When Big Little Lies debuted in 2017, it felt revolutionary: five power moms from Monterey who save their friend, Nicole Kidman’s Celeste Wright, from a violent marriage. The show, based on the novel by Liane Moriarty, unknowingly prepared America for what was to come. Less than a month after the 2017 Emmy Awards, in which the HBO series carried home eight golden statues, the New York Times and the New Yorker published their exposés on Harvey Weinstein. A few months later, the show’s five leads (Kidman, Laura Dern, Reese Witherspoon, Shailene Woodley, and Zoë Kravitz) were among the earliest supporters of the anti-harassment initiative Time’s Up. Two years out, we practically expect to see women linked hand in hand—just as the five actresses were as they marched onto the Emmys stage—as a balm to a culture of casting couches and White House diatribes. Big Little Lies created that visual road map.
“Everyone says, ‘Are you going to do a season three?’” Kidman says. “We’re like, ‘Just give us a sec.’” (She’s busy: After our interview, she’ll be promoting the September release of The Goldfinch, adapted from Donna Tartt’s novel, in which she dons the country-club cardigans of Mrs. Barbour.) Kidman hastens to add, “We’d love to [do another season] because we love being together, and it’s lovely spending time with your friends, and with such good material,” she says. “It’s part of the reason I wanted to do Bombshell, to support Charlize.”
In Bombshell—next month’s newsroom drama from Trumbo director Jay Roach and coproducer Charlize Theron—Kidman returns to the female-ensemble format to chronicle Roger Ailes’s sexual harassment of female staffers at Fox News. The movie follows Gretchen Carlson (Kidman), Megyn Kelly (Theron), and the fictional composite character Kayla Pospisil (Margot Robbie) in the year leading up to Ailes’s July 2016 resignation. “The story it’s trying to tell is broader than Fox News,” she says. “It’s much more about sexual harassment and the women.” When Bombshell’s 87-second video teaser dropped in August, it racked up over 6.3 million YouTube views in just four days. Bring on the Blond Squad.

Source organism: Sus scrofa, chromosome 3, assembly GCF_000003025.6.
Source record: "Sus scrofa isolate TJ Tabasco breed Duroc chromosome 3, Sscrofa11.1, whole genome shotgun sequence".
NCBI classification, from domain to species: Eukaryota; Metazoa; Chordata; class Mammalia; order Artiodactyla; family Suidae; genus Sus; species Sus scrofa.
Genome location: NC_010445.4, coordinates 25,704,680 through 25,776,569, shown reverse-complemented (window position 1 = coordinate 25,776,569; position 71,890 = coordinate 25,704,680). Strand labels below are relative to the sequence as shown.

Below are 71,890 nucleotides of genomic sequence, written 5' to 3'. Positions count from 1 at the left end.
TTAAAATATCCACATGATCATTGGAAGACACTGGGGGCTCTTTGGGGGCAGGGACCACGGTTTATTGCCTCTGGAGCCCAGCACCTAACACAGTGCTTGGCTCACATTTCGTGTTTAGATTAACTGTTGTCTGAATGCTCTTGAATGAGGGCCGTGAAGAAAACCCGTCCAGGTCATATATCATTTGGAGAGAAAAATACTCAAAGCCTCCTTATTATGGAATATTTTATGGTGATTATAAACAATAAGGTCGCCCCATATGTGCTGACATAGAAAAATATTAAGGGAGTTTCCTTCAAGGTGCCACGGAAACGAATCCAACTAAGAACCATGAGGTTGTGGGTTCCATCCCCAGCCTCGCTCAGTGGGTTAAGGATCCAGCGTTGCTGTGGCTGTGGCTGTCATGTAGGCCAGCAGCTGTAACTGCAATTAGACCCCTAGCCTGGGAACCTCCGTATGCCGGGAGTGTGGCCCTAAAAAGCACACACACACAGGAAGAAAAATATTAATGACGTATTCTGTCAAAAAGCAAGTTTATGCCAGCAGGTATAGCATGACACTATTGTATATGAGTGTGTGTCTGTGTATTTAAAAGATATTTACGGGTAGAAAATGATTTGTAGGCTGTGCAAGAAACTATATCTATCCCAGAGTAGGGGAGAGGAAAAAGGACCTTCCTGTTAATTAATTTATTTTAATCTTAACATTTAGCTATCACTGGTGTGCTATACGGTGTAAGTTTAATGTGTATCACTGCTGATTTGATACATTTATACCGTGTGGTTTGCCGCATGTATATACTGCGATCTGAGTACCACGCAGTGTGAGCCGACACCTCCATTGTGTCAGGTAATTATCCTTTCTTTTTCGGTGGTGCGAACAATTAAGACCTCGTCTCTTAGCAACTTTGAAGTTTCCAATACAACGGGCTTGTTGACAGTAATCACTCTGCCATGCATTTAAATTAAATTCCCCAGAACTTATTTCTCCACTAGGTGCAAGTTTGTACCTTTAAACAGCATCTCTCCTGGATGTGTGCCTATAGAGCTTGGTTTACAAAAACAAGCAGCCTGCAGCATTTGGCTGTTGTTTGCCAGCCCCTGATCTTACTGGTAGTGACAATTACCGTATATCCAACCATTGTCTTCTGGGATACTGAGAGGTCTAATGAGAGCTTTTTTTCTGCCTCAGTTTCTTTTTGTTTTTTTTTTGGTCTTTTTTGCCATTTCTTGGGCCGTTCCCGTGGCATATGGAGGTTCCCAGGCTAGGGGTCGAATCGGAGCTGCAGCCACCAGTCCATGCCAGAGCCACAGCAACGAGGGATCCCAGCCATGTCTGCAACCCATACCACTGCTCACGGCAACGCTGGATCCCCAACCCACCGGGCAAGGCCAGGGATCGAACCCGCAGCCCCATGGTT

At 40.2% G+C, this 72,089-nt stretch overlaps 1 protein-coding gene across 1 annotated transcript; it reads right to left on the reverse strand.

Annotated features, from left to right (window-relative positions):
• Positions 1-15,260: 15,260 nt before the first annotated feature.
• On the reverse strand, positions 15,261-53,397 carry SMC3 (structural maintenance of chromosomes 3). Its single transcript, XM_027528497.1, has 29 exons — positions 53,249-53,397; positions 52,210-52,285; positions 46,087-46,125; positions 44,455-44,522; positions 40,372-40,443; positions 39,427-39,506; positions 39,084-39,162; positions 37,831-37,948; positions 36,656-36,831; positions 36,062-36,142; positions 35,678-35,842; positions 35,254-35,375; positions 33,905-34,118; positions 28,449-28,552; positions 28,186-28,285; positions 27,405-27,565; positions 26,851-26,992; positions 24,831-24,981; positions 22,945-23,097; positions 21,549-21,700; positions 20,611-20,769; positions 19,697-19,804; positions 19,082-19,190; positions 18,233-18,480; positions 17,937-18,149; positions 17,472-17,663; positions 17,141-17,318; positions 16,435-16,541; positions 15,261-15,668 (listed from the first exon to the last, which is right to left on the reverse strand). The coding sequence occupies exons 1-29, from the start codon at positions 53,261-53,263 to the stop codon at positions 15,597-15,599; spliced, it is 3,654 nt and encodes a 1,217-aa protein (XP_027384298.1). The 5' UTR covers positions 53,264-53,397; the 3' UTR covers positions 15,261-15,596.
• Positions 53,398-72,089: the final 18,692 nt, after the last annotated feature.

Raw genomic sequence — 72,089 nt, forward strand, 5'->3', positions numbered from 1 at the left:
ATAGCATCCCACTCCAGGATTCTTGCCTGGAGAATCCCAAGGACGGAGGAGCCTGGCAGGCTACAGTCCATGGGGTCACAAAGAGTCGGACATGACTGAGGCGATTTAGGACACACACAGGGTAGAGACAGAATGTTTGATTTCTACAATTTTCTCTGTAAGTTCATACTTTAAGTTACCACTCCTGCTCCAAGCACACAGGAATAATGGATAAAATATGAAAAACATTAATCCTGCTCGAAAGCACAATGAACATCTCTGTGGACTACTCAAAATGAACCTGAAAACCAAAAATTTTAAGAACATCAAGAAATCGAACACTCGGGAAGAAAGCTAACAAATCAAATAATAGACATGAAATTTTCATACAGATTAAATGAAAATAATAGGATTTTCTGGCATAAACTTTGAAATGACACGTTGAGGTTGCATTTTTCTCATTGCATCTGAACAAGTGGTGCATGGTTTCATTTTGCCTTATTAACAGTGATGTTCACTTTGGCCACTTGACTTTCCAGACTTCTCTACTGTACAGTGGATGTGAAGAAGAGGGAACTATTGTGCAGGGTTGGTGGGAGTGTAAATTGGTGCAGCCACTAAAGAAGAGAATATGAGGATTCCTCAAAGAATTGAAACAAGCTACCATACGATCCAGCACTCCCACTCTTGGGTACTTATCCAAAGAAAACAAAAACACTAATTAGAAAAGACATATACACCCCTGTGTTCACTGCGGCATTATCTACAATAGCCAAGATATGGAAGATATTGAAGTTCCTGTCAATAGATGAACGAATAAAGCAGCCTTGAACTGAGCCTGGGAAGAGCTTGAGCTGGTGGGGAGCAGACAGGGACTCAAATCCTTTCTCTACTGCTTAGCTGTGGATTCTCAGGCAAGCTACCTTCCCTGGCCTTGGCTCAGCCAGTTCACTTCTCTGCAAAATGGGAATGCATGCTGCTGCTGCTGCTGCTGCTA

At the time of our interview, Kidman is in Nashville, where daughters Sunday, 11, and Faith, 8, have just returned to school for the fall. When Kidman escaped to the heartland in 2006, she’d just married Grammy winner Keith Urban, a fellow Aussie, and was hot off of a string of films teed up from her first Academy Award, for her chameleonic portrayal of Virginia Woolf in The Hours. “My mom goes, ‘Don’t give everything up. You’re going to need to keep your artistic juices flowing,’”says Kidman, who at the time was five years out of her 10-plus-year marriage to Tom Cruise. “That was the thing that ignited me to go, ‘Okay, why don’t I produce?’ ”
Produce she did, launching the company Blossom Films in 2010 with fellow cinephile Per Saari. After just three movies, they produced Big Little Lies, for which Kidman won an Emmy for Outstanding Lead Actress in a Limited Series or Movie. “Creatively, she’s a big risk taker,” says Saari, with whom she’s currently juggling HBO, Hulu, and Amazon projects. When Moriarty suggested a new book based around a remote resort, Kidman wanted in. “Although we knew what the concept was, that was acquired more or less sight unseen,” Saari says. “Liane was talking to Nicole about the seeds of a character and she embraced it instantly, so Liane ended up writing this extraordinary character for her.” (The result, last fall’s novel Nine Perfect Strangers, was an instant New York Times best-seller, and its Hulu adaptation begins filming this spring.)
As Moriarty recalls, “Recently, we were in Sydney talking about Nine Perfect Strangers and [Nicole’s character] Masha, a troubled, charismatic Russian woman, when Nicole spoke in a flawless Russian accent. Suddenly, for just a few seconds, Masha was right there in front of me. It was extraordinary—and then she was back laughing and being her goofy self again.”
Kidman is protective of her process, but does use the Myers-Briggs Type Indicator to flesh out roles before filming begins. (She doesn’t know her own personality type offhand, but the internet’s dubbed her the elusive INFJ.) “I’ve done a little bit of it myself, but I really use it for characters,” she says. “Once they’re out there in the world, I love for people to interpret them. Whether it’s actually worked or not is up to the audience.”
These days, she’s restarting vocal training, as she’s set to join the Ryan Murphy–verse for an adaptation of Broadway’s lesbian rom-com The Prom. “I do all my own preparation, which I bring to set, and then you have to throw all that out and be willing to try things,”she says. “You hope the work you’ve done is so layered and solid that it’s created a living, breathing person.”